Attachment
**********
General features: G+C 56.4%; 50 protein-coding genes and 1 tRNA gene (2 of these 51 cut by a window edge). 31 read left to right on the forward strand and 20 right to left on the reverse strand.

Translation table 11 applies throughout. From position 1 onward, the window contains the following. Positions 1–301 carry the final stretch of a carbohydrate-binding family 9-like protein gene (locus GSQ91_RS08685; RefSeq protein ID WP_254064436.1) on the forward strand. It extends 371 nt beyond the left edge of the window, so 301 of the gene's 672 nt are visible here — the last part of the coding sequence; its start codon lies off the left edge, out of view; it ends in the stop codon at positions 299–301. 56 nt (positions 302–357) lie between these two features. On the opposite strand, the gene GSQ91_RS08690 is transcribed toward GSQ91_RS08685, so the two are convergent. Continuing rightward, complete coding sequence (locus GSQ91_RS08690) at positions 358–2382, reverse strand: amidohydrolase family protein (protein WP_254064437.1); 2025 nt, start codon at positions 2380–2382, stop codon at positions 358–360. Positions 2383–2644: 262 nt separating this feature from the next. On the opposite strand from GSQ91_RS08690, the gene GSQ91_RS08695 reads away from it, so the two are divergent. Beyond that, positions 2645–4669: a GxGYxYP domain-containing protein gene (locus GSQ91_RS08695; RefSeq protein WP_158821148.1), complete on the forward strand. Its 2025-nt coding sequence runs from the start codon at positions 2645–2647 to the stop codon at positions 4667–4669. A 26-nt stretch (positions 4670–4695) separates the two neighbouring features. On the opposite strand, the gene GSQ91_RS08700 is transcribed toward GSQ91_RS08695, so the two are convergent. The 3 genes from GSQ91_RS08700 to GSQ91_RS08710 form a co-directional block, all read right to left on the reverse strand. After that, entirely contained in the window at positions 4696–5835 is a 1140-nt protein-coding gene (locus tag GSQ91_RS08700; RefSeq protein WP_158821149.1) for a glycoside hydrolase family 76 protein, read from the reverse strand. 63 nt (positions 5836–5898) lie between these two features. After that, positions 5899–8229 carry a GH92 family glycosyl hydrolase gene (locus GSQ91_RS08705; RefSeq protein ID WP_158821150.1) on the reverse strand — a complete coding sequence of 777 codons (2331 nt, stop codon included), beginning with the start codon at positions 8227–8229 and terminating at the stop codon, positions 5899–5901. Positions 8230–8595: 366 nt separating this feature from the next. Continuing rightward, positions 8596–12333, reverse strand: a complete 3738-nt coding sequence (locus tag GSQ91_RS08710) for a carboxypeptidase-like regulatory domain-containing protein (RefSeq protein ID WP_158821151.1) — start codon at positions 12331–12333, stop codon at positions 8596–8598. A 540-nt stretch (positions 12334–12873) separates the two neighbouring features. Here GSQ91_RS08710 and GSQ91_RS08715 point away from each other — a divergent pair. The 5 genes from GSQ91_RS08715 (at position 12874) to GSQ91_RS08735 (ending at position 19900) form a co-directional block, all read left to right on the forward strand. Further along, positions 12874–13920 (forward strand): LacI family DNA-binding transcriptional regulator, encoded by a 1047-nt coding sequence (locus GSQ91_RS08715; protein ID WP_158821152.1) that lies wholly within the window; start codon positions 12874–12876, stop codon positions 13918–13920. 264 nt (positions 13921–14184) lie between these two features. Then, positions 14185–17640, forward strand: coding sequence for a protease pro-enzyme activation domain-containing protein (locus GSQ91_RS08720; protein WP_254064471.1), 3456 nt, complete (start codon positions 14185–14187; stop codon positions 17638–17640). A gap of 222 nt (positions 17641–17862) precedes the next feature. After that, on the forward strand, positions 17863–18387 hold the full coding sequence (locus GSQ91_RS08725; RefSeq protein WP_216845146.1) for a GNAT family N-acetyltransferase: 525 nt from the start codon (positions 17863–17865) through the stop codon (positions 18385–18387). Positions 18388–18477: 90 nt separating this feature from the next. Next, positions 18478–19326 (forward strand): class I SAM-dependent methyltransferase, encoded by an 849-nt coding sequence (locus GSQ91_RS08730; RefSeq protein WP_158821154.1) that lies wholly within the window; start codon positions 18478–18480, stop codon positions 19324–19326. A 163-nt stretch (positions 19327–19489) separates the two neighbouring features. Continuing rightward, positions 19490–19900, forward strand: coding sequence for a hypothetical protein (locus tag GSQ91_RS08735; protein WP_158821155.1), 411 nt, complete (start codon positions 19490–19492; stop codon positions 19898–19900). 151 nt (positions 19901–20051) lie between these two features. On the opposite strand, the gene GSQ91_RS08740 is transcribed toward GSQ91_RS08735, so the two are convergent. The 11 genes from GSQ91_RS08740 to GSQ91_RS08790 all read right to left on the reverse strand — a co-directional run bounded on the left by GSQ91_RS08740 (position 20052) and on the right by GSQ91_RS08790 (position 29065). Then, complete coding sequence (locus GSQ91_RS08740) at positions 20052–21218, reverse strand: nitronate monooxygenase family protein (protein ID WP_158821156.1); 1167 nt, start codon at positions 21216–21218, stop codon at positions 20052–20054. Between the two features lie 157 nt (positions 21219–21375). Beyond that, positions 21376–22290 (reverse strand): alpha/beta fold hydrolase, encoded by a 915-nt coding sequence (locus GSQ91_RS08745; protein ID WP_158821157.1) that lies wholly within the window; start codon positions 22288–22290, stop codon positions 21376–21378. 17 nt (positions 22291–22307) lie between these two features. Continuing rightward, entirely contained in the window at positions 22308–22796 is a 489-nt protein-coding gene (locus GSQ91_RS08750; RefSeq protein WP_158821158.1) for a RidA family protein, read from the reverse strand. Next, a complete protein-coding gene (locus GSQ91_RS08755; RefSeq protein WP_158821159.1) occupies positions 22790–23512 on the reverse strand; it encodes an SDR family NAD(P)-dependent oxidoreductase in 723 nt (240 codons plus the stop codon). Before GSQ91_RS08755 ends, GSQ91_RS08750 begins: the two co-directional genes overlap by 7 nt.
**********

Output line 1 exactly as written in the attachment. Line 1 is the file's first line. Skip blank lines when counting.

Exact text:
General features: G+C 56.4%; 50 protein-coding genes and 1 tRNA gene (2 of these 51 cut by a window edge). 31 read left to right on the forward strand and 20 right to left on the reverse strand.